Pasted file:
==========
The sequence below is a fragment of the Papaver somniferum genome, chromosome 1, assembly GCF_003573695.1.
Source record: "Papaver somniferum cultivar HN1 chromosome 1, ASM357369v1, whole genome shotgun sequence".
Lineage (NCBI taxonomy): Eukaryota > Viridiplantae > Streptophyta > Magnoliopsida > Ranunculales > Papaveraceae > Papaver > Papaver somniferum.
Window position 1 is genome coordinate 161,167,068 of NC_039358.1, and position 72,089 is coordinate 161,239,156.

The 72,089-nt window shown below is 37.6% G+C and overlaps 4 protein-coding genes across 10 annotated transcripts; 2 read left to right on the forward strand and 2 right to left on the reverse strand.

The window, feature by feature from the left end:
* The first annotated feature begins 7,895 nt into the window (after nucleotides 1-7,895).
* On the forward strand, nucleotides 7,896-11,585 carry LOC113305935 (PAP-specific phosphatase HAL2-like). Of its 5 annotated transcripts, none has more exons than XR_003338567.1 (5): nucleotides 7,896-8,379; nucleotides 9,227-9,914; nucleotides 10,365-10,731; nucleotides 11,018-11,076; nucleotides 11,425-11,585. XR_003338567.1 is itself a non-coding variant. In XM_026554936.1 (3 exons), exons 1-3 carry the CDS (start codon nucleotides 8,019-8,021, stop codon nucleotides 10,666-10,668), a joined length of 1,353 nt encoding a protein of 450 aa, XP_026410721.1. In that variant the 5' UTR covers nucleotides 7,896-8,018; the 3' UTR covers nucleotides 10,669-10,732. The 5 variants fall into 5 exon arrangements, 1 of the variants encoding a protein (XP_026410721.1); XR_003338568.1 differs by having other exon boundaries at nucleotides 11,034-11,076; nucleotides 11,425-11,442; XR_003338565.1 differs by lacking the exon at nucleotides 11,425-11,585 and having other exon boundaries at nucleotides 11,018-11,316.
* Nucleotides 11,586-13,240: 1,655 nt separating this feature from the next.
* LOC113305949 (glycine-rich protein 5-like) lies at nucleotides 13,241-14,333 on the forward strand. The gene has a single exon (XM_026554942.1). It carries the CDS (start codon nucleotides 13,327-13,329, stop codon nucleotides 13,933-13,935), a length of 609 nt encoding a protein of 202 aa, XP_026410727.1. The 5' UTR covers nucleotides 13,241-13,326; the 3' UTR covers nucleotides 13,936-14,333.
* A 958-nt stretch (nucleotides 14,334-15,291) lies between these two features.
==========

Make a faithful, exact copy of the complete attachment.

The sequence below is a fragment of the Papaver somniferum genome, chromosome 1, assembly GCF_003573695.1.
Source record: "Papaver somniferum cultivar HN1 chromosome 1, ASM357369v1, whole genome shotgun sequence".
Lineage (NCBI taxonomy): Eukaryota > Viridiplantae > Streptophyta > Magnoliopsida > Ranunculales > Papaveraceae > Papaver > Papaver somniferum.
Window position 1 is genome coordinate 161,167,068 of NC_039358.1, and position 72,089 is coordinate 161,239,156.

The 72,089-nt window shown below is 37.6% G+C and overlaps 4 protein-coding genes across 10 annotated transcripts; 2 read left to right on the forward strand and 2 right to left on the reverse strand.

The window, feature by feature from the left end:
* The first annotated feature begins 7,895 nt into the window (after nucleotides 1-7,895).
* On the forward strand, nucleotides 7,896-11,585 carry LOC113305935 (PAP-specific phosphatase HAL2-like). Of its 5 annotated transcripts, none has more exons than XR_003338567.1 (5): nucleotides 7,896-8,379; nucleotides 9,227-9,914; nucleotides 10,365-10,731; nucleotides 11,018-11,076; nucleotides 11,425-11,585. XR_003338567.1 is itself a non-coding variant. In XM_026554936.1 (3 exons), exons 1-3 carry the CDS (start codon nucleotides 8,019-8,021, stop codon nucleotides 10,666-10,668), a joined length of 1,353 nt encoding a protein of 450 aa, XP_026410721.1. In that variant the 5' UTR covers nucleotides 7,896-8,018; the 3' UTR covers nucleotides 10,669-10,732. The 5 variants fall into 5 exon arrangements, 1 of the variants encoding a protein (XP_026410721.1); XR_003338568.1 differs by having other exon boundaries at nucleotides 11,034-11,076; nucleotides 11,425-11,442; XR_003338565.1 differs by lacking the exon at nucleotides 11,425-11,585 and having other exon boundaries at nucleotides 11,018-11,316.
* Nucleotides 11,586-13,240: 1,655 nt separating this feature from the next.
* LOC113305949 (glycine-rich protein 5-like) lies at nucleotides 13,241-14,333 on the forward strand. The gene has a single exon (XM_026554942.1). It carries the CDS (start codon nucleotides 13,327-13,329, stop codon nucleotides 13,933-13,935), a length of 609 nt encoding a protein of 202 aa, XP_026410727.1. The 5' UTR covers nucleotides 13,241-13,326; the 3' UTR covers nucleotides 13,936-14,333.
* A 958-nt stretch (nucleotides 14,334-15,291) lies between these two features.